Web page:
Conference Session Focuses On 'To Whom Are Baptist Colleges And Universities Accountable?'
Concurrent session three, "To Whom are Baptist Colleges and Universities Accountable? Two Views," opened with some radical ideas presented by Dr. Kirby Godsey, president of Mercer University, who served as one of the keynote speakers at a conference on the Future of Baptist Higher Education.
"The view being advanced [in my remarks] is that efforts to assert denominational control are myopic and that such an approach to achieving accountability is dead wrong," Godsey said. "A university is first a university. A college is first a college. Church constituencies should exercise no control over institutions of higher education, and the notion of sacrificing educational autonomy for the sake of receiving denominational approval or funding should be anathema."
Godsey believes Baptist universities and colleges are accountable to the missions they serve, to the people who teach and learn, and to the truth they pursue.
"In a Baptist institution, our special mission means that the commitment to religious freedom, so basic to the Baptist way of life, serves as the foundation for intellectual freedom which is so essential to the life of a college or university," he said.
Students and faculty are the reason colleges and universities exist and as such are more central than the disciplines taught or religious affiliations, said Godsey. A Baptist institution of higher learnining must "create an environment where teaching and learning can occur unencumbered by social, political, or religious limitations."
Finally, Godsey stated the pursuit of truth as primary to any college or university and is more likely to be achieved by including students and faculty "whose understanding of truth is radically different from our own."
"Baptist churches and Baptist institutions will be strengthened by the willingness to listen to each other without requiring control, assent or conformity," he said. "Rather, we should work together as free institutions, free to listen and free to speak. Let the preachers preach; let the teachers teach; let the students study."
Daniel Vestal, coordinator of the Cooperative Baptist Fellowship, followed Godsey and cited the major challenges to Baptist higher education - the threat of fundamentalism, secularization, privatization, limited Baptist financial resources, courageous, competent leadership and a culture in which denominations have less influence over individuals.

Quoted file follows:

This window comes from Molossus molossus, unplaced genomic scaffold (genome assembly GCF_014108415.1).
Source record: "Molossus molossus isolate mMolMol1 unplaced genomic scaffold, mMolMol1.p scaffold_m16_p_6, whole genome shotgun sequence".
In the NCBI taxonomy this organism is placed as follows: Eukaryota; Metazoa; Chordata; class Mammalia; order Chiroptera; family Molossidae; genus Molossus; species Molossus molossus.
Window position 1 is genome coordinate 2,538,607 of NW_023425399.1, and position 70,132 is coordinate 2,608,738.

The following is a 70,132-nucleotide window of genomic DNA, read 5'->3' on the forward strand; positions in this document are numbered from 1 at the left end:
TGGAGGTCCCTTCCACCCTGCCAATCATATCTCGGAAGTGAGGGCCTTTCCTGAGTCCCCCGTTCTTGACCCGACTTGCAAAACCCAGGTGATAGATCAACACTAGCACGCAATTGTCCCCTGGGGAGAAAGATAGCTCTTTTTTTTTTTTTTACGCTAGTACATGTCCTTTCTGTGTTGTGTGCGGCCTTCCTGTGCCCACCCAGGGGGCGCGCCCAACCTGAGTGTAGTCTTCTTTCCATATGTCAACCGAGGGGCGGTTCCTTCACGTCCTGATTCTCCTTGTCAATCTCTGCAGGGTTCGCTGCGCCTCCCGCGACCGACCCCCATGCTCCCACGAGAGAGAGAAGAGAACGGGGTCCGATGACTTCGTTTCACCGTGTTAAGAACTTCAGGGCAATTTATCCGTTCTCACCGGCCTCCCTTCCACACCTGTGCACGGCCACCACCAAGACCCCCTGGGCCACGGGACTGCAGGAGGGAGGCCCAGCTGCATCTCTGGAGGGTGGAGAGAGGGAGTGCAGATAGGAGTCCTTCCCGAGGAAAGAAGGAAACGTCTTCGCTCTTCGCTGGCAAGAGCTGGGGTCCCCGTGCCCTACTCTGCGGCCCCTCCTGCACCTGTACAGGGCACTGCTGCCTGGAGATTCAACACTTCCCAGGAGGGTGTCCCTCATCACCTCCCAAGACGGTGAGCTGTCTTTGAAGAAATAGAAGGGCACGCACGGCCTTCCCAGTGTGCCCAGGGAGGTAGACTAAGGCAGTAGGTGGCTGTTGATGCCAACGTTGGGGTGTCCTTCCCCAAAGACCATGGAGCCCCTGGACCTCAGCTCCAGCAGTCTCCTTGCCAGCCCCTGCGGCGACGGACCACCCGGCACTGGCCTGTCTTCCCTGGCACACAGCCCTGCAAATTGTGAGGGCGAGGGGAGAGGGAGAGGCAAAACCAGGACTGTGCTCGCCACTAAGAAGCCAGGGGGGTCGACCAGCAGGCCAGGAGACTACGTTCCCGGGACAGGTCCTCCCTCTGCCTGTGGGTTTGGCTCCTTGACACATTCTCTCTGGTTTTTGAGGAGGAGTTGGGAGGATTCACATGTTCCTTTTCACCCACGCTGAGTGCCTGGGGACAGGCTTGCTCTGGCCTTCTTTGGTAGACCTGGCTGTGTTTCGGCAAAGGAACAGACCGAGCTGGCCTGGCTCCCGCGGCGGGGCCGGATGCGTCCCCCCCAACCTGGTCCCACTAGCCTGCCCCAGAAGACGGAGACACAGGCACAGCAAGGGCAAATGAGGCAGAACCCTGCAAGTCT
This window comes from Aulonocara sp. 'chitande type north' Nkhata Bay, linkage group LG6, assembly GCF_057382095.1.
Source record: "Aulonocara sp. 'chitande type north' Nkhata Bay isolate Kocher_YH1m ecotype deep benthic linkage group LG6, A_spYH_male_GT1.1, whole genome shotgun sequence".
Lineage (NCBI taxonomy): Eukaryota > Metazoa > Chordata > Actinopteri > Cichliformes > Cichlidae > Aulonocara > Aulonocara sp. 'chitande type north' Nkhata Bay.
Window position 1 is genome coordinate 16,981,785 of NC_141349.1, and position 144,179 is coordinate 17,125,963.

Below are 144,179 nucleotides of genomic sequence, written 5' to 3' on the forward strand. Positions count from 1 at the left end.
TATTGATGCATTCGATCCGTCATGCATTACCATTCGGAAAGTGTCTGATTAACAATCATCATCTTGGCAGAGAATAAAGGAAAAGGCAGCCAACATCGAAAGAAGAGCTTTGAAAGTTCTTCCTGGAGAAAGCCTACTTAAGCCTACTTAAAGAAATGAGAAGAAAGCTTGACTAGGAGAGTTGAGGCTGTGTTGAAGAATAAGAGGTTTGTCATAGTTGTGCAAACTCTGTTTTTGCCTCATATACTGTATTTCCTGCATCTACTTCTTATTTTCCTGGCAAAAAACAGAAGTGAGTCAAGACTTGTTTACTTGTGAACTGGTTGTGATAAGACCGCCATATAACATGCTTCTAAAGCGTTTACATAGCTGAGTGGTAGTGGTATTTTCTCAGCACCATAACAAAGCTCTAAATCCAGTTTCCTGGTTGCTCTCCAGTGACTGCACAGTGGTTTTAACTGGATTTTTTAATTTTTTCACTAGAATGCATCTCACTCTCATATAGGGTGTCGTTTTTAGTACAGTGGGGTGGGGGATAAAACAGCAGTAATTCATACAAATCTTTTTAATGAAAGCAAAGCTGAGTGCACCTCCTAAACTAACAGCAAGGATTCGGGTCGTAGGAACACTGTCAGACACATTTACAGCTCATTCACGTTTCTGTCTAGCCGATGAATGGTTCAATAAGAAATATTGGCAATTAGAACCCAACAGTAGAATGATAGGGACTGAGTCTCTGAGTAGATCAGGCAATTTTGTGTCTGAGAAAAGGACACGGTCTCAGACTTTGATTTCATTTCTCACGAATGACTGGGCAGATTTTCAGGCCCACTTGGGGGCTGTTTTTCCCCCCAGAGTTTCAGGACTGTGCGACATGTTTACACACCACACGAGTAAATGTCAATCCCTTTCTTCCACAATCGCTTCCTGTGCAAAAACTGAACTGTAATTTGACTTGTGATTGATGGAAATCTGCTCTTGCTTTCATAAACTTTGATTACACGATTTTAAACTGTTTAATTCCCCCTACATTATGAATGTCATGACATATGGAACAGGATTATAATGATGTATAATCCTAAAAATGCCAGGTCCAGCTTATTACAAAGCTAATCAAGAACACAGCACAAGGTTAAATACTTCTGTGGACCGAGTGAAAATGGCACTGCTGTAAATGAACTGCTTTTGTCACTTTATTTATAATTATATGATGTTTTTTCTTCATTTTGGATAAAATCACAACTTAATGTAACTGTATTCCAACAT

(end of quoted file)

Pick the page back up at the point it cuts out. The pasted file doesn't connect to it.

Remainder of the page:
For Vestal, the larger Baptist family (i.e. individuals, autonomous and independent churches, and multiple organizations, institutions, ministries, each created for benevolence, missionary or educational purposes) should form a covenant of accountability.
"It is social, spiritual and it is totally voluntary," Vestal said. "It requires mutual trust and respect between the Baptist family and the school which is a part of the family. It requires reciprocal support, collaborative and cooperative efforts toward common goals and continued good will. As in the family, each member is free to think and act independently, to form their individual identity and pursue personal goals and dreams."
According to Vestal, this kind of partnership or covenant will tackle the challenges facing Baptist higher education and the changing denominational situation. And although difficult to achieve, he said he has reason to hope because of the rich heritage Baptists have in Christian education and the fact that many believe their Christian vocation lies in higher education.
"A Baptist college or university is not to be confused with a church. But a Baptist college or university can be an ally and can partner with churches in the service of God and humanity," he said.
Dr. R. Alton Lacy, president of Missouri Baptist College, and Baylor law professor William Underwood provided responses to Godsey and Vestal's papers.